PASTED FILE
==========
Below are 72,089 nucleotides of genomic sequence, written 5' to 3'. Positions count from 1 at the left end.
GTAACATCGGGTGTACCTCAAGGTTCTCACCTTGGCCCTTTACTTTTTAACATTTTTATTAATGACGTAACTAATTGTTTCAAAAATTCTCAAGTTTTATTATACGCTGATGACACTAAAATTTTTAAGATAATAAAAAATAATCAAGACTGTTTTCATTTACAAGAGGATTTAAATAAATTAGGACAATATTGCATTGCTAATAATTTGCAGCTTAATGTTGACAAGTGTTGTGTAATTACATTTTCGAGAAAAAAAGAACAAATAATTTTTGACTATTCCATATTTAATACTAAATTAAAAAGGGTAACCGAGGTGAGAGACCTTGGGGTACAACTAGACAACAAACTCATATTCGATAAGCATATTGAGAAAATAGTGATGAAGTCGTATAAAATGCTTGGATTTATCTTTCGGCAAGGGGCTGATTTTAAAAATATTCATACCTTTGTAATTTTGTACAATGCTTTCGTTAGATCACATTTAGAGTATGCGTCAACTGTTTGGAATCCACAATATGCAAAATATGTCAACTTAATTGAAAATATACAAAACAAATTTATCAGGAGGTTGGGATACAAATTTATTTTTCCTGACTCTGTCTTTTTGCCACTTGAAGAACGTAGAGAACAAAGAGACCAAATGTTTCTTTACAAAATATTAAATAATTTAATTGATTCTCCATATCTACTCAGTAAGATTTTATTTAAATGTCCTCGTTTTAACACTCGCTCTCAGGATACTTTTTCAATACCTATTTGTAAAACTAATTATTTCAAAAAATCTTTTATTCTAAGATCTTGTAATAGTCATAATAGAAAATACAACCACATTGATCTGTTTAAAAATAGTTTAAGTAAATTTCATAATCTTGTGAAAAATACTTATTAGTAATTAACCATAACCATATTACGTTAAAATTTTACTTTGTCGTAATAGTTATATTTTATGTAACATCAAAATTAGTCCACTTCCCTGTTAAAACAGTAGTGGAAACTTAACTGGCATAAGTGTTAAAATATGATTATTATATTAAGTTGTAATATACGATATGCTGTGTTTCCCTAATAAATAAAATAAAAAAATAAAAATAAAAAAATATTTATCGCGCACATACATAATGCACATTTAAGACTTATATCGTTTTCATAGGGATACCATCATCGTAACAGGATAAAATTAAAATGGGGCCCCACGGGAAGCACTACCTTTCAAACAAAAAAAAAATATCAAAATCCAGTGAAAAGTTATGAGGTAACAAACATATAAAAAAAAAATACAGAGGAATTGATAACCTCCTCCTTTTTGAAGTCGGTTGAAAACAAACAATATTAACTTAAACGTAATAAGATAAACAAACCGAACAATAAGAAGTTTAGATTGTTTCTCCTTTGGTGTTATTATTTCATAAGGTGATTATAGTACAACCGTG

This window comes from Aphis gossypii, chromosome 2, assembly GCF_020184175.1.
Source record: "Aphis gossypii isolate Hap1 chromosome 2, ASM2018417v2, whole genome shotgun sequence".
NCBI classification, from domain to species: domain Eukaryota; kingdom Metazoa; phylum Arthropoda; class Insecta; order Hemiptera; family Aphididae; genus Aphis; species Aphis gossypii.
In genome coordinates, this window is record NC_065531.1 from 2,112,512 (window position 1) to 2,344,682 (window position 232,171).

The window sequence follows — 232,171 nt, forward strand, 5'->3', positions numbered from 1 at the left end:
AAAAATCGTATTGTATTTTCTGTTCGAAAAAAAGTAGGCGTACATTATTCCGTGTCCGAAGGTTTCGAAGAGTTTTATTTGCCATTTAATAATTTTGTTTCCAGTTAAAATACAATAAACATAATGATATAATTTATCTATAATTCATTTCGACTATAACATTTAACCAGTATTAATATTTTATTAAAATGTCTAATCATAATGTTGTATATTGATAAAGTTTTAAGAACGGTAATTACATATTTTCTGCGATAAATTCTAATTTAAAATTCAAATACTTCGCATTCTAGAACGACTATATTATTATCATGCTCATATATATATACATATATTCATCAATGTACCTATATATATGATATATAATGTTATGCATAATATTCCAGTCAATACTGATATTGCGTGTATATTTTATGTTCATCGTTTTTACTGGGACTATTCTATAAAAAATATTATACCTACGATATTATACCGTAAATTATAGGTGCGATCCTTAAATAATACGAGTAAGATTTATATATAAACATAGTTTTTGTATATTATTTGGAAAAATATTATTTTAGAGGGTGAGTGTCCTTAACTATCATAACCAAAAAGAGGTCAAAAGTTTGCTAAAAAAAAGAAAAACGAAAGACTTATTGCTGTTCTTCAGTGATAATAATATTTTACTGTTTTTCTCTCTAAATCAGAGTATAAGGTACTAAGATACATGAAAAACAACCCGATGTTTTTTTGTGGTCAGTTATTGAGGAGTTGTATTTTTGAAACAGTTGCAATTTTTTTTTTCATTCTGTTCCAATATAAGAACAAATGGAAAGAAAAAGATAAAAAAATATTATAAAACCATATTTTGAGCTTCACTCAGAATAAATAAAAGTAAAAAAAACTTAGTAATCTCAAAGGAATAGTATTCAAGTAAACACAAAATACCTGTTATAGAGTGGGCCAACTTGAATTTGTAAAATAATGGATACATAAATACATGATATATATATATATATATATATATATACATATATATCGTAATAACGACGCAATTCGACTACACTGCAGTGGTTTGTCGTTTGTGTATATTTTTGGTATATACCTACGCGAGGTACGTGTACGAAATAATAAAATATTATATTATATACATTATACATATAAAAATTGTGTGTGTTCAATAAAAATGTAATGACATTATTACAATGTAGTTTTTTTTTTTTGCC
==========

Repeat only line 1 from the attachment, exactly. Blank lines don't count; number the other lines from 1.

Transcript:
Below are 72,089 nucleotides of genomic sequence, written 5' to 3'. Positions count from 1 at the left end.